This was the regional, provincial arm of the Festival of Britain; of which I recall one other curious and – in its way – poignant detail. A visit to a coal mine. Or so it was represented to me. We travelled in a huge cage down into the dark and saw – not much, really. A rough-hewn roadway underground. That is all I recall. But it was not, of course, a coal mine. Canning Place it was – or so I believe. For years after the war, hoardings hid the bombed out ruins just behind the docks, ruins you could just glimpse from the top deck of the rumbling trams. And it was – I think – those ruins which were pressed into service as a mock-up coal mine for the Festival. Why a mine, and in Liverpool, I have no idea. I imagine that, lacking the resources for immediate regeneration of all the vast destruction of the Blitz, it seemed good to someone, to put the ruins to educational use.

So, then, the river, the sea, the war. The furnishings of childhood memory.

Musical Interlude

The sound a Charles Buthod cello makes when it strikes the platform of Central Station Liverpool is distinctive – and not musical. A kind of boomy crunch – boom from the resonance of the wood (at that particular point 90 years old) and crunch from ... well, from the rending of the beautiful, figured wood that makes the hard back-piece of the cello.

My cello cost £25 in 1959, and another £25 to put it in working order. A lot of money – though not what the instrument was worth. It was a bargain, negotiated for me by Amos Moore, that wonderful cello teacher, from a fellow cellist on the RLPO whose drinking habit had become more expensive than he could sustain. I don’t recall what it cost for Mr Fallowfield to repair it, but I do remember the distress I felt at the accident.

I was quite a good cellist in those days. Promising, anyway. Amos hoped I’d earn my living at it. My parents were chronically impoverished and I have no idea how they found the money for either the instrument or the lessons, but music mattered to them. We all had piano lessons from the execrable Emily M. Taylor, a dumpy spinster with an incipient beard and no feeling for music at all – but when my school acquired a beat-up old cello and Bob Davies the music teacher asked if anyone wanted to learn, I was filled at once with a yearning to play that improbable looking instrument.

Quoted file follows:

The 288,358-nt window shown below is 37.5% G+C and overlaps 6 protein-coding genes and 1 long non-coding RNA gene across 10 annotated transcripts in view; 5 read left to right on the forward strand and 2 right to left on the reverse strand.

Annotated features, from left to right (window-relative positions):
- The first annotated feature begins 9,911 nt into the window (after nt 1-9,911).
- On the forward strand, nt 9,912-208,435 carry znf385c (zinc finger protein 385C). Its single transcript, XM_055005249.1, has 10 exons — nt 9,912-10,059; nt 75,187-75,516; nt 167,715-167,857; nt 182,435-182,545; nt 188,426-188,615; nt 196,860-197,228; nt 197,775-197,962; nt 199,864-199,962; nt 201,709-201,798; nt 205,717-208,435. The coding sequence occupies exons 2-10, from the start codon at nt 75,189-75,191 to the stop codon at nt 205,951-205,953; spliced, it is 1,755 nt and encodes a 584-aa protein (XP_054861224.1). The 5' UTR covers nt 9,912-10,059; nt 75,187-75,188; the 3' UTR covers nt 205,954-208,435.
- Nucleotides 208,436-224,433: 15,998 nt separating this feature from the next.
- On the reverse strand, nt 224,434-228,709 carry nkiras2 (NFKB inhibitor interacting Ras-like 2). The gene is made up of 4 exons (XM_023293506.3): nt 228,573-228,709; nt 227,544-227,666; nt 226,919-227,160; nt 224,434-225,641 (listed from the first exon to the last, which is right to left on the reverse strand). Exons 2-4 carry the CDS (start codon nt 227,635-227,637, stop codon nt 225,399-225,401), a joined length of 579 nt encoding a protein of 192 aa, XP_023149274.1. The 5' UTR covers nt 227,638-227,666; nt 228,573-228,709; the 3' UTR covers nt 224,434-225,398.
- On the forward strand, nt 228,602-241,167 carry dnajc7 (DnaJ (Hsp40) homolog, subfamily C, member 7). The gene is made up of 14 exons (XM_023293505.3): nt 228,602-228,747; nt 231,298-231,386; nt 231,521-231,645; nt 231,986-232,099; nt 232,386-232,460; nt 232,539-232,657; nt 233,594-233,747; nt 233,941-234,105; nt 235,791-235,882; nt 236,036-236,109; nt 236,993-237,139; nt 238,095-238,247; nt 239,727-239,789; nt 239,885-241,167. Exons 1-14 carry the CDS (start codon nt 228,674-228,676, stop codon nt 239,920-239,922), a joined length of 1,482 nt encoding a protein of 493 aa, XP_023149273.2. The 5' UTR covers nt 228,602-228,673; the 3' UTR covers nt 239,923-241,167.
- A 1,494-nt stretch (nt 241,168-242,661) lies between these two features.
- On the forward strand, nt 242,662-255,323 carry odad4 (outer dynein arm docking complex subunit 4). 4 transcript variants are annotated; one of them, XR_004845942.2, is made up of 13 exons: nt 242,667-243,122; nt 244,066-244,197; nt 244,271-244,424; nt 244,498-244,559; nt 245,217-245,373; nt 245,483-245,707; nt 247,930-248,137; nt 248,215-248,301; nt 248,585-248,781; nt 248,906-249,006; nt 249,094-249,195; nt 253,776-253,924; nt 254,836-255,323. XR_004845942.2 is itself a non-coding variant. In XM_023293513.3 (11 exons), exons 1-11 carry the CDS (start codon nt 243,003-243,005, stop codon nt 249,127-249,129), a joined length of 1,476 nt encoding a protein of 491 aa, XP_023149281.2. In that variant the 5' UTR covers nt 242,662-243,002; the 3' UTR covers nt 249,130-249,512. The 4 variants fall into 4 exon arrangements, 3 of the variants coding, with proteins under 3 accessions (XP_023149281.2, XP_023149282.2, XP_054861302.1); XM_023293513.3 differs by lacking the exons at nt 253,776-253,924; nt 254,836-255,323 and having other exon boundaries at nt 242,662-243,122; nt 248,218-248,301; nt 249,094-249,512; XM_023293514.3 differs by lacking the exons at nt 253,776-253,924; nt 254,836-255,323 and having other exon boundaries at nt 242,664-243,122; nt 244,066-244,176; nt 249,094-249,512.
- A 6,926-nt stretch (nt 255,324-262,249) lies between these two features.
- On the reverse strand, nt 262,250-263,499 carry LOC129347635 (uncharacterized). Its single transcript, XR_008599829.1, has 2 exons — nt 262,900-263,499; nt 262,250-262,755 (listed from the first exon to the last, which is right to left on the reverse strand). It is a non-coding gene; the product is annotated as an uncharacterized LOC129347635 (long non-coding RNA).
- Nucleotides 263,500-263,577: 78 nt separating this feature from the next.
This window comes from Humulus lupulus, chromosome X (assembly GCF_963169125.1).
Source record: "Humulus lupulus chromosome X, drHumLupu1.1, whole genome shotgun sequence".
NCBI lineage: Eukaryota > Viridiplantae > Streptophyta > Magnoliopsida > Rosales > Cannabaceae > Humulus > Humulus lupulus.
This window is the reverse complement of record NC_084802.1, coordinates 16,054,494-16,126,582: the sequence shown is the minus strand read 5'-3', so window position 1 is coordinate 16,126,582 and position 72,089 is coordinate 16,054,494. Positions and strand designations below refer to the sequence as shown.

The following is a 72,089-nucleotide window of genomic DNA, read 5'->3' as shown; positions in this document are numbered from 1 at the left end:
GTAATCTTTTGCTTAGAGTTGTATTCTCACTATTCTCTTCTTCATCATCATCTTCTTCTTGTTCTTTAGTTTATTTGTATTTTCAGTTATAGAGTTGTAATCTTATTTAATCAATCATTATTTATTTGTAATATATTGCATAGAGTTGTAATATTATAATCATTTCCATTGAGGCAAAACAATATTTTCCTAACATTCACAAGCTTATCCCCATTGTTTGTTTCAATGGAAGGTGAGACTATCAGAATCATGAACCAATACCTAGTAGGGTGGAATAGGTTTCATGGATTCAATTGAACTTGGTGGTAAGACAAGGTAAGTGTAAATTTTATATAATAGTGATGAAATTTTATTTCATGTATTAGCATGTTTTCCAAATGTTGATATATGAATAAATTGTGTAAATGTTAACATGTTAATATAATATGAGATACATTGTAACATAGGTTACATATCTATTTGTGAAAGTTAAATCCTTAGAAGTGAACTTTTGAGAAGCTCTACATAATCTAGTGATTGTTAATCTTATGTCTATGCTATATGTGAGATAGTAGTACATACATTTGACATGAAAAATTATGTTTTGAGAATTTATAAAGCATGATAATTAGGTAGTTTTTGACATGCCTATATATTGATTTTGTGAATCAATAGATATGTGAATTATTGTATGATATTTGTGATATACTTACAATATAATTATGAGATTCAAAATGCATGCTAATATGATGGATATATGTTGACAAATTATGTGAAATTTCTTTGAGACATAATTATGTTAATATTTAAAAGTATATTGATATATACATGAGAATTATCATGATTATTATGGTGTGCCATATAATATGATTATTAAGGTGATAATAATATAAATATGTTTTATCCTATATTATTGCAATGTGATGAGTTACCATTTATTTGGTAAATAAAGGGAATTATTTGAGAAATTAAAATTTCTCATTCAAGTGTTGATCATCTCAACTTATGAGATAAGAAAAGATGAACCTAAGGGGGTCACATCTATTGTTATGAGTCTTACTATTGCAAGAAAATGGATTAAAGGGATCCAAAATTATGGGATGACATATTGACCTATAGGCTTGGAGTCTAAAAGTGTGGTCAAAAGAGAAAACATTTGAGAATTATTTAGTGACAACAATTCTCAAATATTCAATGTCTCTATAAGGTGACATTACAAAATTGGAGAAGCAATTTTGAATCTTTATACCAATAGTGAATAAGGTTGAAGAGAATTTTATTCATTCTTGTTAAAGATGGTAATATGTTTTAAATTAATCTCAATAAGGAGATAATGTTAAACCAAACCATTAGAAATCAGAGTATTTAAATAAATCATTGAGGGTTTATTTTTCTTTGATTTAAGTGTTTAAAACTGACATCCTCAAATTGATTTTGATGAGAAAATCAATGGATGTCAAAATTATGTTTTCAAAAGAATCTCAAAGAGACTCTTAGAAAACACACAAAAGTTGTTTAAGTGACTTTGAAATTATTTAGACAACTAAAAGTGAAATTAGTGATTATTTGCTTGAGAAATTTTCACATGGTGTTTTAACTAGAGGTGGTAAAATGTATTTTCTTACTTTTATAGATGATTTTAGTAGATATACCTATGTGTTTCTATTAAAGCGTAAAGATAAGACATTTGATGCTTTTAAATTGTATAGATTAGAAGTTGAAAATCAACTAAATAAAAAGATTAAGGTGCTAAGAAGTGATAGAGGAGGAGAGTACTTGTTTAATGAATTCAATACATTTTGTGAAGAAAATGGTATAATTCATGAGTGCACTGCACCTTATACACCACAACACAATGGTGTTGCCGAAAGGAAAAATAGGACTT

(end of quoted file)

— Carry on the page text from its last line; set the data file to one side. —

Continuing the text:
Fortunately Wallasey Borough Council had an enlightened approach to such matters and before long I was able to secure a studentship that bought me free lessons with Amos, membership of the Merseyside Youth Orchestra, and lessons with Stan Lawrence in “musicianship”. Stan was a big, elderly red-head whose stumpy fingers earned him a living as an accompanist, and whose idea of musicianship was to intersperse the hard stuff (rules of composition!) with sessions of listening to him play samples of music down the ages. He really loved the impressionists, which was odd, because his slightly brutal piano style did not suit them at all. But I enjoyed it all – all except the Youth Orchestra, on the way home from which I broke my cello. The Buthod was made of kiln-dried wood which gave it a strong and singing voice which could be heard even above the combined noise of the orchestra’s huge cello section. And I played wrong notes. Often. Because I did not practise my parts. Because I was 13th cellist and there were never enough parts to go round.

But the Philharmonic Hall, on Hope Street, was worth the journey every Sunday. We had the run of the place, and I learned to love the clean lines of its Art Deco interior – and the amazing views from the top. I recall watching a man demolish an old church tower from up there, by walking backwards along its high walls, knocking out stones with a sledgehammer as he went. And I wondered, at each corner, how he knew to avoid the huge drop to the ground behind him. What skill.